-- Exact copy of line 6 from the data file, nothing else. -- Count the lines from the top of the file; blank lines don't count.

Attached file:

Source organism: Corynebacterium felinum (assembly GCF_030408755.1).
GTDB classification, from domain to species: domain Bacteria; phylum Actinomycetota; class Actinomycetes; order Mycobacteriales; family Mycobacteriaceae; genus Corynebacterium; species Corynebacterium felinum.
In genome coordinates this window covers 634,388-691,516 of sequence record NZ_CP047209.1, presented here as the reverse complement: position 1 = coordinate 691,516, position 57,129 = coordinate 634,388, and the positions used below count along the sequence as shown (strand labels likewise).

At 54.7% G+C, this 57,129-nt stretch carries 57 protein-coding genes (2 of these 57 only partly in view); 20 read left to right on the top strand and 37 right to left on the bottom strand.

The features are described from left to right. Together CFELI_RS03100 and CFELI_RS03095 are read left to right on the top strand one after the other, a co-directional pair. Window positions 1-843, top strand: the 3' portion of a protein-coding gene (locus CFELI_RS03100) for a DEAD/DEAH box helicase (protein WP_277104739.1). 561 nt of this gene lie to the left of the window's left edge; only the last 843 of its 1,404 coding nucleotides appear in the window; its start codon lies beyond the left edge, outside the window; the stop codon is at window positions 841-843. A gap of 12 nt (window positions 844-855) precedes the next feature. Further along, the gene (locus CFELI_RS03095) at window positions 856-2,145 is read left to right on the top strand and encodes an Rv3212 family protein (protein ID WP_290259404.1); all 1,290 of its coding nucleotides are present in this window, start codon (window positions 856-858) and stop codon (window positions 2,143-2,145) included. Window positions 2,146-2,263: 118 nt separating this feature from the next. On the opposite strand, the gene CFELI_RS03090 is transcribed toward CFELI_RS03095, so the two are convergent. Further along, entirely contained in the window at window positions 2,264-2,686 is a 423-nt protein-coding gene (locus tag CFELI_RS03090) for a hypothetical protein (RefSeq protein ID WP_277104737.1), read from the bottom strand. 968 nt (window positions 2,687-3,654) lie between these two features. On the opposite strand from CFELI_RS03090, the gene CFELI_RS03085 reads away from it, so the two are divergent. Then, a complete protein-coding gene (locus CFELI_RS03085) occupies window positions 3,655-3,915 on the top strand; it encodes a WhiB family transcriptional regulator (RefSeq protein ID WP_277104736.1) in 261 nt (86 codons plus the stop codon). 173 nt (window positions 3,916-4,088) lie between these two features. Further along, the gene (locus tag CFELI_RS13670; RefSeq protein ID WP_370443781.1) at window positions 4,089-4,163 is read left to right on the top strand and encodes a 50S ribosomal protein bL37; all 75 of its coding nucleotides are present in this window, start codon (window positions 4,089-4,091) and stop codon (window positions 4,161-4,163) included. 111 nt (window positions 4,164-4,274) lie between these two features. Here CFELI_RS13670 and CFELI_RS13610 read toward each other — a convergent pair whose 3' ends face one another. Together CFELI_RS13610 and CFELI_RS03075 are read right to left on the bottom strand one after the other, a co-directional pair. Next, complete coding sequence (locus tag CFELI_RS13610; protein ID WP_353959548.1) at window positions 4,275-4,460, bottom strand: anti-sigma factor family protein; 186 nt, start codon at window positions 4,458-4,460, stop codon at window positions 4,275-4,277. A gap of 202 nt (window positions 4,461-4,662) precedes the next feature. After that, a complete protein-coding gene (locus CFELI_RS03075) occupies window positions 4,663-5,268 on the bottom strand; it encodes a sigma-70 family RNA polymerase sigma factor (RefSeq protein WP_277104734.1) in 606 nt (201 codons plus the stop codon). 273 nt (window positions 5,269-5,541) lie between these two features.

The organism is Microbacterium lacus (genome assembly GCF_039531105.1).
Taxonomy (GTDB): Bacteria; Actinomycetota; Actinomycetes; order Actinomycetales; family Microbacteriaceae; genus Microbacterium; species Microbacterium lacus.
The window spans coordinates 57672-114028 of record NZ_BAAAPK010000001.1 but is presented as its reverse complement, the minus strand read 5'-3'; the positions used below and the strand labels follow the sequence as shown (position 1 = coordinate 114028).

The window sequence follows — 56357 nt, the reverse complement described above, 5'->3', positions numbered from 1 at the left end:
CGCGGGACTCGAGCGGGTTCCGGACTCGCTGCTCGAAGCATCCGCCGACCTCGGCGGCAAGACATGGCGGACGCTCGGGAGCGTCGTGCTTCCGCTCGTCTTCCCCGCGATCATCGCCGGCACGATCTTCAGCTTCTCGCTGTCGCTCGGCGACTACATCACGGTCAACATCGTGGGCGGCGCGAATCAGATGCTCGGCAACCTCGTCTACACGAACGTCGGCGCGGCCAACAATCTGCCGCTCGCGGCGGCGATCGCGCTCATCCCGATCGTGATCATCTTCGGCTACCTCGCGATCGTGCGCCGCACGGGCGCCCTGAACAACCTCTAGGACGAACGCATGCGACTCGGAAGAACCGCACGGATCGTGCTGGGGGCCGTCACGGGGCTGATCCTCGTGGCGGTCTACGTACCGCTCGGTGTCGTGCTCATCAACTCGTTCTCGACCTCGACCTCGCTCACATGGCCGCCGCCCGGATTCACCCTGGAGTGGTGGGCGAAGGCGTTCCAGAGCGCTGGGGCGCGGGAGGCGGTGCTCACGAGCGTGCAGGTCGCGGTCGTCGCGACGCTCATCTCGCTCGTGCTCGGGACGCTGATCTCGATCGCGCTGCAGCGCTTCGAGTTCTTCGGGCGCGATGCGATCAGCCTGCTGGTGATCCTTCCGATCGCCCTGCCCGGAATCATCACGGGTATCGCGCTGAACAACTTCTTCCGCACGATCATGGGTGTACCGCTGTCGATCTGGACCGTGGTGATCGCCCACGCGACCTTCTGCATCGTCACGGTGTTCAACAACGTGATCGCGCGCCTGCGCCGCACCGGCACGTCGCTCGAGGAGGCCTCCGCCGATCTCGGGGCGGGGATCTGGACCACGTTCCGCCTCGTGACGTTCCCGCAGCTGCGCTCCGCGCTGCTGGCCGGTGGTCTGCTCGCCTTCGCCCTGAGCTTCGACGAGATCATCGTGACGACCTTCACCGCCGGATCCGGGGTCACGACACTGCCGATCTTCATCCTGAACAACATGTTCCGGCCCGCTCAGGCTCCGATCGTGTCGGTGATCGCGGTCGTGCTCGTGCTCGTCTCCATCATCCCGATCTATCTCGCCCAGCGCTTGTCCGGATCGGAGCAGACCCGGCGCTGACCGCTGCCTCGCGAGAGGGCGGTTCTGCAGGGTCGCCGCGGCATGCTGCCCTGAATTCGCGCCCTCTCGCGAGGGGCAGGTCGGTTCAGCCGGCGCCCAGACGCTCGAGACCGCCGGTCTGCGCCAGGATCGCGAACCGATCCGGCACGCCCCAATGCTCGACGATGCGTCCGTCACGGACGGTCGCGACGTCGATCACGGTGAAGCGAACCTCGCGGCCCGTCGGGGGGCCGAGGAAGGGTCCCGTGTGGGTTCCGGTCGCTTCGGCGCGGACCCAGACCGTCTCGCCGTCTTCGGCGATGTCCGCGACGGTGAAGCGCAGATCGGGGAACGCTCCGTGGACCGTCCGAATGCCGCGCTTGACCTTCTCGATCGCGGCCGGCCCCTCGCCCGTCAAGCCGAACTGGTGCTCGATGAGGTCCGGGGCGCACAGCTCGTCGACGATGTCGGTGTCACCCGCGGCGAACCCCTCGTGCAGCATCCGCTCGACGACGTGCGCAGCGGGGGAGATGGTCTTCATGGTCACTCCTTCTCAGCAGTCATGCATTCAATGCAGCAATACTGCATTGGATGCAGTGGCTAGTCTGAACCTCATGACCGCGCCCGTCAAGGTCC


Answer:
The organism is Microbacterium lacus (genome assembly GCF_039531105.1).